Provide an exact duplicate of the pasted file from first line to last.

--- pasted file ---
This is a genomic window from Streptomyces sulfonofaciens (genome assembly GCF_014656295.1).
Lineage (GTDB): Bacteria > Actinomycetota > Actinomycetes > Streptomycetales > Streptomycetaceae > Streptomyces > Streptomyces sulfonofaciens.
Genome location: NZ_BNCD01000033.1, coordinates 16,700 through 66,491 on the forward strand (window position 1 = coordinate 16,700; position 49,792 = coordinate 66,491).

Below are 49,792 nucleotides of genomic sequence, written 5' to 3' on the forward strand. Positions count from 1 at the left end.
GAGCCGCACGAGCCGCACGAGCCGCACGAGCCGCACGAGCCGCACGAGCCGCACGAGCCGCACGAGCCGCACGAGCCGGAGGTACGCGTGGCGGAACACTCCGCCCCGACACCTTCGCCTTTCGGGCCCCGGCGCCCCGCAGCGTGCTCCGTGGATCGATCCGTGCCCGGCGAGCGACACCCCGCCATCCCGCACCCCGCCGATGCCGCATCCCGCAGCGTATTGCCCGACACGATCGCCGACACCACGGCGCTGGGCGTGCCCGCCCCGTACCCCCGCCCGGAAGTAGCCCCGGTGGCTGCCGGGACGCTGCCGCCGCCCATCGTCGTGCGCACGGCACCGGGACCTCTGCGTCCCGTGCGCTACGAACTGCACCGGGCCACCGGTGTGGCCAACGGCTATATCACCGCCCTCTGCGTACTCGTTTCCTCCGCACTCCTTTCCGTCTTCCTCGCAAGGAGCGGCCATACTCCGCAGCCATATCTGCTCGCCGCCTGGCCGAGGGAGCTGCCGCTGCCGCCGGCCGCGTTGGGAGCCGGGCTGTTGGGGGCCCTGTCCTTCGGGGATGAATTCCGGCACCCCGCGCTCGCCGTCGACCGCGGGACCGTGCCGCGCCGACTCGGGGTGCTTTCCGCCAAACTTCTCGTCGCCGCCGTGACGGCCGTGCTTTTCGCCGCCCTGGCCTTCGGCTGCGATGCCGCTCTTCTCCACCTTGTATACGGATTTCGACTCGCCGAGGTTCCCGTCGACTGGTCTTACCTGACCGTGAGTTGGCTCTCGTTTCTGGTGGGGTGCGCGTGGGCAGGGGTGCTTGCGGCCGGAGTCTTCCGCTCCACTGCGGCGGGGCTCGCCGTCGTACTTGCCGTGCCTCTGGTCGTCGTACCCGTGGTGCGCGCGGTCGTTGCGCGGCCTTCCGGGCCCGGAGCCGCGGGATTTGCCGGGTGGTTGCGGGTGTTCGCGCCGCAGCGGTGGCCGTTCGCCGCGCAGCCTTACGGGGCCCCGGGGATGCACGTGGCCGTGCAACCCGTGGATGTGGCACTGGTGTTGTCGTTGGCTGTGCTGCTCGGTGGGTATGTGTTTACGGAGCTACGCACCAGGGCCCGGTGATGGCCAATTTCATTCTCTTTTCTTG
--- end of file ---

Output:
This is a genomic window from Streptomyces sulfonofaciens (genome assembly GCF_014656295.1).
Lineage (GTDB): Bacteria > Actinomycetota > Actinomycetes > Streptomycetales > Streptomycetaceae > Streptomyces > Streptomyces sulfonofaciens.
Genome location: NZ_BNCD01000033.1, coordinates 16,700 through 66,491 on the forward strand (window position 1 = coordinate 16,700; position 49,792 = coordinate 66,491).

Below are 49,792 nucleotides of genomic sequence, written 5' to 3' on the forward strand. Positions count from 1 at the left end.
GAGCCGCACGAGCCGCACGAGCCGCACGAGCCGCACGAGCCGCACGAGCCGCACGAGCCGCACGAGCCGCACGAGCCGGAGGTACGCGTGGCGGAACACTCCGCCCCGACACCTTCGCCTTTCGGGCCCCGGCGCCCCGCAGCGTGCTCCGTGGATCGATCCGTGCCCGGCGAGCGACACCCCGCCATCCCGCACCCCGCCGATGCCGCATCCCGCAGCGTATTGCCCGACACGATCGCCGACACCACGGCGCTGGGCGTGCCCGCCCCGTACCCCCGCCCGGAAGTAGCCCCGGTGGCTGCCGGGACGCTGCCGCCGCCCATCGTCGTGCGCACGGCACCGGGACCTCTGCGTCCCGTGCGCTACGAACTGCACCGGGCCACCGGTGTGGCCAACGGCTATATCACCGCCCTCTGCGTACTCGTTTCCTCCGCACTCCTTTCCGTCTTCCTCGCAAGGAGCGGCCATACTCCGCAGCCATATCTGCTCGCCGCCTGGCCGAGGGAGCTGCCGCTGCCGCCGGCCGCGTTGGGAGCCGGGCTGTTGGGGGCCCTGTCCTTCGGGGATGAATTCCGGCACCCCGCGCTCGCCGTCGACCGCGGGACCGTGCCGCGCCGACTCGGGGTGCTTTCCGCCAAACTTCTCGTCGCCGCCGTGACGGCCGTGCTTTTCGCCGCCCTGGCCTTCGGCTGCGATGCCGCTCTTCTCCACCTTGTATACGGATTTCGACTCGCCGAGGTTCCCGTCGACTGGTCTTACCTGACCGTGAGTTGGCTCTCGTTTCTGGTGGGGTGCGCGTGGGCAGGGGTGCTTGCGGCCGGAGTCTTCCGCTCCACTGCGGCGGGGCTCGCCGTCGTACTTGCCGTGCCTCTGGTCGTCGTACCCGTGGTGCGCGCGGTCGTTGCGCGGCCTTCCGGGCCCGGAGCCGCGGGATTTGCCGGGTGGTTGCGGGTGTTCGCGCCGCAGCGGTGGCCGTTCGCCGCGCAGCCTTACGGGGCCCCGGGGATGCACGTGGCCGTGCAACCCGTGGATGTGGCACTGGTGTTGTCGTTGGCTGTGCTGCTCGGTGGGTATGTGTTTACGGAGCTACGCACCAGGGCCCGGTGATGGCCAATTTCATTCTCTTTTCTTG